'Touring' with films in this way would go far in circumventing the problems emerging filmmakers face when trying to market their films. This is not a new phenomenon. As I mentioned briefly above, political Third Cinema filmmakers 'marketed' their films in the same way. Of course, their goal was not to sell their films, but to build a political congregates dedicated to a particular cause. But how different is the goal of the emerging filmmaker? - the goal is still to build a network of relations and support of the filmmakers' art, political or otherwise.

It is probable that the myth of Hollywood still cripples such efforts. The myth of succeeding at a film festival and being bought up by a production company, etc. There are limit cases that continue to propagate this myth, but by following it filmmakers are forgetting or leaving behind new potentials for their films. The potential to turn 'audiences' into 'participants' by bringing them an affective experience. Perhaps this is unglamorous, but all the more important for being so - a form of distribution based on hard work and real people, not a transcendental ideal.

If anyone can think of films or people that are working this way, please let me know.


  1. You might be interested in reading about the writer Stephen Elliott's adventures in promoting his book The Adderall Diaries.

    The publisher of the book, Graywolf Press, is a respected, but small press and nonprofit organization. Elliott decided to try a new method of marketing his book. Instead of sending free copies to the standard media outlets, he decided to start a lending library of advance copies. You can read about it here:

    Elliott also decided to give readings in people's homes, instead of in bookstores. This gave him the opportunity to meet new people at every stop of the tour, and people were more likely to engage him in conversation about the book. He reached people who would never normally go to a reading. He writes about his tour here:

    Elliott's experience sounds exactly like what you advocate for filmmakers. With the small stack of copies intended for media outlets, copies that might never have been read by a reviewer, he reached 400 new readers, and those were just the advance copies.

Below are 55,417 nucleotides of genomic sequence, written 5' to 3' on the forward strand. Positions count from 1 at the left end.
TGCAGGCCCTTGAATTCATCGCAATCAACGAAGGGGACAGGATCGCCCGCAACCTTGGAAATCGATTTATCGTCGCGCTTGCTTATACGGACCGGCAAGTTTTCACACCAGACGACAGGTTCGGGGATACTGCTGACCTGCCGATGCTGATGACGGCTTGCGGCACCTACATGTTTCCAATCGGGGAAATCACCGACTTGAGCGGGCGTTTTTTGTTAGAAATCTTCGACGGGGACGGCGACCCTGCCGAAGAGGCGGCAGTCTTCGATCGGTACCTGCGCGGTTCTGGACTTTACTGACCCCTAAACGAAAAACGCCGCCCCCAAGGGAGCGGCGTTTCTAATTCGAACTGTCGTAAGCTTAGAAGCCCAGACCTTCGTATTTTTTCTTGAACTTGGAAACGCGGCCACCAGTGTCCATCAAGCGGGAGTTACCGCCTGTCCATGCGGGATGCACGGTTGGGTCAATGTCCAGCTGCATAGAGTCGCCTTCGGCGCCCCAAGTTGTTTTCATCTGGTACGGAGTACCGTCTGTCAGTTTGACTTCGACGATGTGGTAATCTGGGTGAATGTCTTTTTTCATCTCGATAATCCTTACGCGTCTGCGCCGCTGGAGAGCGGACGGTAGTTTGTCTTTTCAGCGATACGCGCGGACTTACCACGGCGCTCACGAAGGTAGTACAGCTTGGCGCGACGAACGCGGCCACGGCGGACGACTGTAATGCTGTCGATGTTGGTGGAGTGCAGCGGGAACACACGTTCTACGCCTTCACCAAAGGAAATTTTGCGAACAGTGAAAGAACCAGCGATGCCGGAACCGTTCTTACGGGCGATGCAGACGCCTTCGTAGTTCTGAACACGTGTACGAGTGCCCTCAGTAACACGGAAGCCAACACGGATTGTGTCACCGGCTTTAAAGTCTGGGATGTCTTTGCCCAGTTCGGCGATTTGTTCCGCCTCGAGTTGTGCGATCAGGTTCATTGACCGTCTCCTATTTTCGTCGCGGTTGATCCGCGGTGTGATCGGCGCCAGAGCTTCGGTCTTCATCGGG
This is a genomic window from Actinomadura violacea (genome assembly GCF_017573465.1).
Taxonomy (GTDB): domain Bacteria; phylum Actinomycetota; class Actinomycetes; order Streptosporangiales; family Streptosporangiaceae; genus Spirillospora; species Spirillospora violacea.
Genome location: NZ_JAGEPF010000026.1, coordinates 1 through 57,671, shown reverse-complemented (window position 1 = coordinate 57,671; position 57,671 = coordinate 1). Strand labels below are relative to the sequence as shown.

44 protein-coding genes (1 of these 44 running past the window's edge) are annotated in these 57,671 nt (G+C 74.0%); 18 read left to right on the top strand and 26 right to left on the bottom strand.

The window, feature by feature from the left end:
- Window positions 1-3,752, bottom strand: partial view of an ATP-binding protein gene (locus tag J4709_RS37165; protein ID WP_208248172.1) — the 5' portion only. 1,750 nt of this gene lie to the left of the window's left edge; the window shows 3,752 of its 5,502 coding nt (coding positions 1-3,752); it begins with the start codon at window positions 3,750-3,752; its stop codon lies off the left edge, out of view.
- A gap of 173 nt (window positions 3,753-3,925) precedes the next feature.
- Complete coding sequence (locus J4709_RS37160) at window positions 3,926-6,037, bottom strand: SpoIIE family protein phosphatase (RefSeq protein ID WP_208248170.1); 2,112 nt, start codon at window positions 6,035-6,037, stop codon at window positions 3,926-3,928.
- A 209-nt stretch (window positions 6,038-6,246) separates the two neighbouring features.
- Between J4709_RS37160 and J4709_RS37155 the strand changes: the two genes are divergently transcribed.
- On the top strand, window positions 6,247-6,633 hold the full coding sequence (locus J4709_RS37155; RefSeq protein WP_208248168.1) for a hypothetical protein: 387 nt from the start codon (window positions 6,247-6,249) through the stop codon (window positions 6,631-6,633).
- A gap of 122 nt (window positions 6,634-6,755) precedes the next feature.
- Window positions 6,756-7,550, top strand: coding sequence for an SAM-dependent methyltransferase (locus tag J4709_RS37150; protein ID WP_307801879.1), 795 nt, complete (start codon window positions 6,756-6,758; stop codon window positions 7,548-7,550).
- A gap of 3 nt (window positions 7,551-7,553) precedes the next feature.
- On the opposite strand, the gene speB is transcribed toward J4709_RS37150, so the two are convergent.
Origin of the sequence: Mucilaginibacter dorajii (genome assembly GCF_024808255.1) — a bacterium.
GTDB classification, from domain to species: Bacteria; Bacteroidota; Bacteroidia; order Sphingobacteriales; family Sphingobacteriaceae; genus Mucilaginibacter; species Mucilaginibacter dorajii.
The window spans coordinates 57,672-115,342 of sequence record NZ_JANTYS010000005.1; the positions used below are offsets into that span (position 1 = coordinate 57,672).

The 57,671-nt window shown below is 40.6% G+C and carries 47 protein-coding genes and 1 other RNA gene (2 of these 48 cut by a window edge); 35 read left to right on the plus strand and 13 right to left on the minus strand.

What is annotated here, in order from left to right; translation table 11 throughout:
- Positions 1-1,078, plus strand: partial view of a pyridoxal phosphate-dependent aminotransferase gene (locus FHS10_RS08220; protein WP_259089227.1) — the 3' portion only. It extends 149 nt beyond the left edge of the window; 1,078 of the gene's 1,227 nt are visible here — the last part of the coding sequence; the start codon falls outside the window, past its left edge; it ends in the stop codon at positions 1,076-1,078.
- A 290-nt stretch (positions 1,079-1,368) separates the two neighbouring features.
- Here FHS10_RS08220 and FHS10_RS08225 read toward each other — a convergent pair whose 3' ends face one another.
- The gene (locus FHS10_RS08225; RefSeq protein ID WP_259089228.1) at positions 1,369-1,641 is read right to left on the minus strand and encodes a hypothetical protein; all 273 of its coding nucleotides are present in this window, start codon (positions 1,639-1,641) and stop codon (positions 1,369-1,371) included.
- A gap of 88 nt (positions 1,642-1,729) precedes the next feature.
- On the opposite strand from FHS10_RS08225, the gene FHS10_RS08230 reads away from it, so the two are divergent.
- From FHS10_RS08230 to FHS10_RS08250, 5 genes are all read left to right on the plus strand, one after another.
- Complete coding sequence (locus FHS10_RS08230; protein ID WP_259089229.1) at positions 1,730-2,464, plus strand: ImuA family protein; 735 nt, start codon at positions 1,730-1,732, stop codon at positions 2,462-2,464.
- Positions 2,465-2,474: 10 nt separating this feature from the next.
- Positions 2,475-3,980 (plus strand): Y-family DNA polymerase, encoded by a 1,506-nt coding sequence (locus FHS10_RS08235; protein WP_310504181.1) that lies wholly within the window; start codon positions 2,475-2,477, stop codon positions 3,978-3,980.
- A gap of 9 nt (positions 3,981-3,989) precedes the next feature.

(Sorry about the really long web addresses. I can't figure out how to link in the comment box.)

  2. That sounds EXACTLY like what I'm talking about here! Thanks for the info and links Kathleen!

  3. Hi Matthew,

    Just discovered your blog via Girish's recommendation.

    I've written a bit about these issues surrounding distribution on my blog. I think there are different versions of what you're talking about going on in film at the moment. I'd recommend checking out the story behind Four Eyed Monsters and the Open Indie project.

    The Workbook Project is also a good resource for articles and podcasts with different filmmakers experimenting with DIY distribution - though it's not all focused on the small-scale, intimate screenings which you're talking about (and which I think are the most interesting way to go).

  4. Hi Donal,

    Thanks for the comment!

    From a brief scan of your blog, I like the issues that seem to interest you. I'll add you to my list of blogs - I guess Girish helped me find your blog as well..!

    And thank you for the links here, they look very interesting. Especially the 'Open Indie' project, which seems to be focused more on intimate screenings (like a sort of volunteer-arm for independent film screening/distribution, I like it).

    I see that you posted about Four Eyed Monsters recently... I'll have to take a look.

    Thanks again!